Bus driver abandons girl with autism in the rain, Brooklyn mom says

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BROOKLYN, N.Y. — A Brooklyn mother says her child with autism was left out in the pouring rain without any supervision and she’s blaming the school’s bus company.

Rasheeda White, the mother of 11-year-old Ciane, said her daughter requires supervision 24 hours a day, except that didn’t happen last week.

School doors opened at 7:45 a.m., but White said her daughter was dropped off about 30 minutes earlier than that in the pouring rain. Ciane was left alone to fend for herself.

“Anything could have happened between that time. She could have been abducted, she could have been put in someone’s car, she could have walked into the arms of a stranger,” White said.

Thankfully, Ciane is OK.

A school official spotted the young girl from the window and brought her inside, but not before her clothing was soaked through. White is thankful someone saw her daughter and believes the school did what they were supposed to do. The bus company, however, she said, failed her daughter and she’s trying to find out why. She’s called Y & M Transportation, a New York City Department of Education vendor, more than a dozen times since Friday.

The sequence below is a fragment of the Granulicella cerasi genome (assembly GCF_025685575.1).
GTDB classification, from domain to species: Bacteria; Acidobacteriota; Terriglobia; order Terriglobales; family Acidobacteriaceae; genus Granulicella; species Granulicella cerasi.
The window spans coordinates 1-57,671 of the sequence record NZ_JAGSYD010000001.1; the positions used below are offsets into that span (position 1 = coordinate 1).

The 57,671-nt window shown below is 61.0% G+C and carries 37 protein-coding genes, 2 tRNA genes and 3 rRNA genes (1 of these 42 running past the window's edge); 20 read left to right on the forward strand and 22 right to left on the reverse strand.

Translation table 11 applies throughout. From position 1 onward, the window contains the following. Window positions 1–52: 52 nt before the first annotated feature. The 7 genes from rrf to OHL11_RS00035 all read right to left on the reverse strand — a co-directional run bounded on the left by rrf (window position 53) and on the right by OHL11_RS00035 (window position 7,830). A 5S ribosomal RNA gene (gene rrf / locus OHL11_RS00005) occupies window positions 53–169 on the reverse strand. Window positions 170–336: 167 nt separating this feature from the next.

“My question is what went wrong. My concern is what is going to happen to the next child this happens to,” White said.

Community advocate Tony Herbert is attempting to step in and help White.

“We can’t afford to have another situation when an autistic child in our community who's deserving of an education should not be left out here to suffer,” Herbert said.

PIX11 News went to Y & M Transit Corporation’s garage for ourselves Monday but were told they have no comment.

In a statement to PIX11 News, New York City Department of Education spokeswoman Toya Holness said:

"Nothing is more important than the safety and security of all students and staff. We are investigating this very serious allegation and will ensure that it's addressed appropriately. All attendants working on DOE buses complete specialized training to ensure we are supporting the needs of students with IEPs."

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